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What are you feeding? Is he being stalled? If so for how long? He is young so more energy than usual should be expected. I've had many horses be CRAZY because of the food having high starch. Please let us know what you are feeding. As far as the speeding up in gaits, at first start him at a walk, trot, walk, trot, walk, trot. Once he gets good, start canter, trot,canter, trot, walk,whoa, etc. Lots and lots of transitions. Do not let him speed up, keep him steady by half halting. The speeding up in gaits is really not difficult to fix, as long as you spend lots of time on it. As far as never being able to tire him out and excessive energy - that could be because of his age, breed, but I really think it could be because of the food. It would helps lots if I knew what you were feeding and how long he gets turnout if at all, because then you can have a better idea where the energy is coming from.
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Last edited by justhorsinaround1; 08-26-2012 at 08:25 PM.
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post #6 of 15 Old 08-26-2012, 08:46 PM Thread Starter
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Thanks, I will work on the transitions daily! Do you think I should work on them in just the round pen? Should I wait to ride him on the racetrack until he's gotten better at responding, or should I work on my transitions there, too?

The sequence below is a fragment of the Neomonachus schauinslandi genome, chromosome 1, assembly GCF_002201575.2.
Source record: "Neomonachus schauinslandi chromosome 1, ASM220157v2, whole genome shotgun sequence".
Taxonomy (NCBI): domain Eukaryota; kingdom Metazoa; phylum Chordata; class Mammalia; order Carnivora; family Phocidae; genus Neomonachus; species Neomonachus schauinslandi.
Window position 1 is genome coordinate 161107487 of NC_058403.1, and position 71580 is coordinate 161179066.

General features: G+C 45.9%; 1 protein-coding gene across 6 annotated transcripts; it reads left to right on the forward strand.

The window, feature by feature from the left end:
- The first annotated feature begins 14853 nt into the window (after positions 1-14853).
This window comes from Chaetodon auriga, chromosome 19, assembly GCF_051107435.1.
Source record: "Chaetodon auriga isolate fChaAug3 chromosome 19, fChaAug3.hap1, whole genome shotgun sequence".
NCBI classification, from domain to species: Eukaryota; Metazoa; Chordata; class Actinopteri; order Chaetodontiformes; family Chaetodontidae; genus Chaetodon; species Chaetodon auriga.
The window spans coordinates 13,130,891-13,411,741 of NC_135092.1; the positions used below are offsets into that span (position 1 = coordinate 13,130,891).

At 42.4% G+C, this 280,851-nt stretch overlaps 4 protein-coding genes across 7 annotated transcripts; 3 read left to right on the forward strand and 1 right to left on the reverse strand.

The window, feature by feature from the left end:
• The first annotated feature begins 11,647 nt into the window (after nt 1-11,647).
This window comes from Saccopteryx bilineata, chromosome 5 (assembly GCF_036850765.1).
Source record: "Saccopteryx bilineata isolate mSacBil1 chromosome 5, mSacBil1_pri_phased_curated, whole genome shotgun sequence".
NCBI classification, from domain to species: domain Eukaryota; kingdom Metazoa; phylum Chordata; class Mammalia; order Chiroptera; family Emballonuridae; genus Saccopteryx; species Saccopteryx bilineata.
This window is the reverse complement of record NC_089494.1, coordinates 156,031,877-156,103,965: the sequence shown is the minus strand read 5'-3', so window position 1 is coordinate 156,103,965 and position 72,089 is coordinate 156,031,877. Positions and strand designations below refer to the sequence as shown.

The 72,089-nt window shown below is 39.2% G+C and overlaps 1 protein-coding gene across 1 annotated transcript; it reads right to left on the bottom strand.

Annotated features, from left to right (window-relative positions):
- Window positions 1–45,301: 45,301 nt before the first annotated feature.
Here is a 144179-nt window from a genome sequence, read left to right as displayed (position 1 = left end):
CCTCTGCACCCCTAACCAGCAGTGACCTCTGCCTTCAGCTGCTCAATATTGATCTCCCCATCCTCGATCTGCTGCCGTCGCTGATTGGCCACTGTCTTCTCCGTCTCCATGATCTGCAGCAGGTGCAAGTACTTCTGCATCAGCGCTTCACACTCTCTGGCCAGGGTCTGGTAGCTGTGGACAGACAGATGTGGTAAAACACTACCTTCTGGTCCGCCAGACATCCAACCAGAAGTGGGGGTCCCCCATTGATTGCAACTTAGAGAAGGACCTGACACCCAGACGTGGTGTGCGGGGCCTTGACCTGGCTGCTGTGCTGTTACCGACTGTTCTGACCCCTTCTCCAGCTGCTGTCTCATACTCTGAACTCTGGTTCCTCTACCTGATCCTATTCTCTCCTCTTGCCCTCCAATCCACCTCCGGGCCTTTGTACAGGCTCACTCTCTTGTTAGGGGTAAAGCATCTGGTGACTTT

Feed:
7AM---1 scoop(3lbs) of Patriot pellets and 2 flakes of costal hay
7PM---1 scoop(3lbs) of Patriot pellets and 2 flakes of costal hay

Sailor is stalled but has a run out that he always has axccess to. I also visit him twice a day and let him eat grass on the lead rope.

His previous owner bred, raised, and trained him. I think she started him at age 2. She has trained quite a few horses.

Hopefully this helps...thanks for the replies!
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post #7 of 15 Old 08-26-2012, 08:46 PM
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Quote:
Originally Posted by themacpack View Post
How is he kept (stalled, pasture, etc) and what is he being fed? What was the training he had prior to you coming into possession of him?
This. Have you ever thought that he could maybe be too fit?

My trainer gets a lot of problem horses and I always hear him saying how a majority of their main problems is just that the horse is too fit. Think about it, lunging for 10-20 mins, then warming up for another 10-20 mins, then riding for an hour will really give your boy a lot of muscle. Now I'm not saying you do this by any means, but maybe it's something to think about?

Also, what are you feeding him (like others have asked)? What's his schedule? What were they doing him before you bought him? All factors to think about :)

Hope you find out soon and really progress with your new guy! Good luck :)!
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post #8 of 15 Old 08-26-2012, 08:49 PM
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post #9 of 15 Old 08-26-2012, 08:53 PM
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I have to agree with the previous two posters. We really need to know his dietary situation, and if he is stalled or pastured. His excess energy may very well be a result of too much energy intake, and not enough energy being spent.
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post #10 of 15 Old 08-26-2012, 08:54 PM Thread Starter
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His previous owner used him for playdays(mainly barrel racing and pole bending because of how sharp he can turn). She said she was selling him because she was training several other horses and didn't have any time for him. I think he was only being ridden like once a month.